Curran will examine Mitchell's money woes

Attorney general's office to review how nephew ran ailing uncle's finances

By Ivan Penn
Sun Staff

June 4, 2002

Maryland's attorney general is examining how former Rep. Parren J. Mitchell's finances were managed by his nephew Michael B. Mitchell, who was responsible for his uncle's affairs at a
time when the civil rights leader fell more than $140,000 in debt.

Attorney General J. Joseph Curran Jr.'s office contacted the office of Baltimore State's Attorney Patricia C. Jessamy after reading an article in The Sun Friday about Parren Mitchell's
financial straits.

Jessamy's office deferred to the attorney general's office after Carolyn Henneman, an assistant attorney general in the criminal division, informed an assistant state's attorney that she
intended to review details that led to Parren Mitchell's problems, sources in both offices said yesterday.

"She indicated that she had some great interest in this case," said Elizabeth Ritter, the assistant state's attorney who received Henneman's call. "We had no problem with them looking
into the matter."

Sean Caine, a spokesman for the attorney general's office, would not comment on the nature of any inquiries, but he said, "we did contact her office to lend our support."

The issue concerns more than $140,000 in bills that have gone unpaid while Michael Mitchell, a former city councilman and state senator who owes hundreds of thousands of dollars in
back taxes and other debts, had power of attorney for his uncle.

Parren Mitchell's bills include his nursing expenses at Keswick Multi-Care Center in Roland Park, which total more than $100,000, as well as state and federal taxes of $25,000 and a $16,000
debt on a car Michael Mitchell purchased in his uncle's name without his knowledge.

Michael Mitchell also used his uncle's checking account to pay expenses related to a Pigtown bar he helps run called the Short Stop, sources said.

Parren Mitchell, who has suffered several strokes, gave power of attorney to his nephew to oversee his $60,000-a-year congressional pension and a trust that holds title to his West
Baltimore home.

But Parren Mitchell's bills at Keswick have not been paid since he was admitted more than three years ago, according to a board member at the nursing home. Officials at Keswick have
said the nursing home will not evict anyone for unpaid bills.

Michael Mitchell has refused requests by The Sun for an interview. Michael Mitchell's brother, Clarence M. Mitchell III, a former state senator, is expected to make a statement on the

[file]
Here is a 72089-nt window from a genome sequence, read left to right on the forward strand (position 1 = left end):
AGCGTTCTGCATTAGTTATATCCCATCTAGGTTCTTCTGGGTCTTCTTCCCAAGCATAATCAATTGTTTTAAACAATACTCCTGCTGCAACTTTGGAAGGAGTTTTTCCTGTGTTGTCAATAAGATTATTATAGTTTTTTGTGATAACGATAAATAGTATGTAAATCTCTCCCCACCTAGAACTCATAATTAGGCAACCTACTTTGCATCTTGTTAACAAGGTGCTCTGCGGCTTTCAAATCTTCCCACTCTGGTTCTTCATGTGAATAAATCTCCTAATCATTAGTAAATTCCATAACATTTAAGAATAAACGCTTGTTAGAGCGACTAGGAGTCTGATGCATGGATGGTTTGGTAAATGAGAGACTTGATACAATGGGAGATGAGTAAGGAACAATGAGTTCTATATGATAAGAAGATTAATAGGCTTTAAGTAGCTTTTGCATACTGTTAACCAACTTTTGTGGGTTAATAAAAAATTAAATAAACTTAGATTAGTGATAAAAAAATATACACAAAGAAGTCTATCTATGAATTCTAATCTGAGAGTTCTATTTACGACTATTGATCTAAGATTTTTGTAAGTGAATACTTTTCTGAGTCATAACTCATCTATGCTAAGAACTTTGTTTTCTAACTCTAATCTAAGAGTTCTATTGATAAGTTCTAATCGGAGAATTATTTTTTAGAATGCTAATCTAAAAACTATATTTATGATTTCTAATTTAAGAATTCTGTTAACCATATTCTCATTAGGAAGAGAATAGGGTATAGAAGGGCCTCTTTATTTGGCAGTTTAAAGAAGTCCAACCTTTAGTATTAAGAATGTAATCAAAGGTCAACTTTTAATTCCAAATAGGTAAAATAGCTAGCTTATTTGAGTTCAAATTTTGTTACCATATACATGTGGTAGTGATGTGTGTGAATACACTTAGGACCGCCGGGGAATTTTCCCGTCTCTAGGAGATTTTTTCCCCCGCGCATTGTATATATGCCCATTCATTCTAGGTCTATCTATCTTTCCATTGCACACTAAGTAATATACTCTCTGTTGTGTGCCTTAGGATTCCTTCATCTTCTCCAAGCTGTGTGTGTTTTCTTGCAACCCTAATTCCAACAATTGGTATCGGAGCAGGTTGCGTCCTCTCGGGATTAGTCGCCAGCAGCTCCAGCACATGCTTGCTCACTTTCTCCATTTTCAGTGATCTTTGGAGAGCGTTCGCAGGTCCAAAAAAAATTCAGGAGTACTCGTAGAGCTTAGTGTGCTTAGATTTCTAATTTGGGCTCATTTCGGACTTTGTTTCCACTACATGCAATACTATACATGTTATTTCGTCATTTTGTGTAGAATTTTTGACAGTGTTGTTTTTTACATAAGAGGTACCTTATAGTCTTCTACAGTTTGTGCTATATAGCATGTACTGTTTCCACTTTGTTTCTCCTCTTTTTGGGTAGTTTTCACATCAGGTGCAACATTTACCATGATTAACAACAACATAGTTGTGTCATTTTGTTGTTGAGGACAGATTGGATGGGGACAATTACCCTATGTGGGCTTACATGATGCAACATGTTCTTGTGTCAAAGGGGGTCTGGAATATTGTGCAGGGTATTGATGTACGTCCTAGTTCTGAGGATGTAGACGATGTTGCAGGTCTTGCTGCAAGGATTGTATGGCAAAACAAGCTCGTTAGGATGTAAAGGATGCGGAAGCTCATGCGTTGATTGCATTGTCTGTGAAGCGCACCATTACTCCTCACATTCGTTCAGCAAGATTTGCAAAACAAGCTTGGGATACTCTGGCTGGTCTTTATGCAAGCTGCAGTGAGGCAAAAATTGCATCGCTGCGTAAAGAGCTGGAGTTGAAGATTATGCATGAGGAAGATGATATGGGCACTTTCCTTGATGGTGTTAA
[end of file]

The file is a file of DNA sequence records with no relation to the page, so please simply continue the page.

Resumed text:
Larry Young Show on WOLB radio today.

On Sunday, the Rev. Jamal Harrison Bryant, pastor of Empowerment Temple African Methodist Episcopal Church, raised $5,000 during his morning services to help pay Parren Mitchell's
nursing home bills. Later Sunday, Bryant said he raised another $4,300 during a fund-raising drive on his radio show on WEAA, a station at Parren Mitchell's alma mater, Morgan State

"We're just greatly disturbed," Bryant said. "I began calling my [church] officers. We wanted to do something."

Raymond V. Haysbert, a Baltimore businessman and former head of Parks Sausage, is forming a committee that will establish a fund to help resolve Parren Mitchell's financial problems.
Haysbert said he has been inundated with calls over the past few days from people pledging their support.

Haysbert said he also has received calls from Michael Mitchell and state Sen. Clarence M. Mitchell IV, assuring him that Parren Mitchell is not in any trouble. "Mike has told us that the
family has resources and does not need the community to raise money," he said.

But Haysbert and others said they intend to move forward with the fund. Supporters of a fund to help Parren Mitchell have questioned why the Mitchells haven't paid the bills if they
have the finances to do so.

"I think that it is unfortunate that the community has to come together ... to bail him out of this financial quagmire that his family put him in," said Kenneth L. Webster, a former state
delegate and longtime Baltimore political consultant.

Copyright © 2002, The Baltimore Sun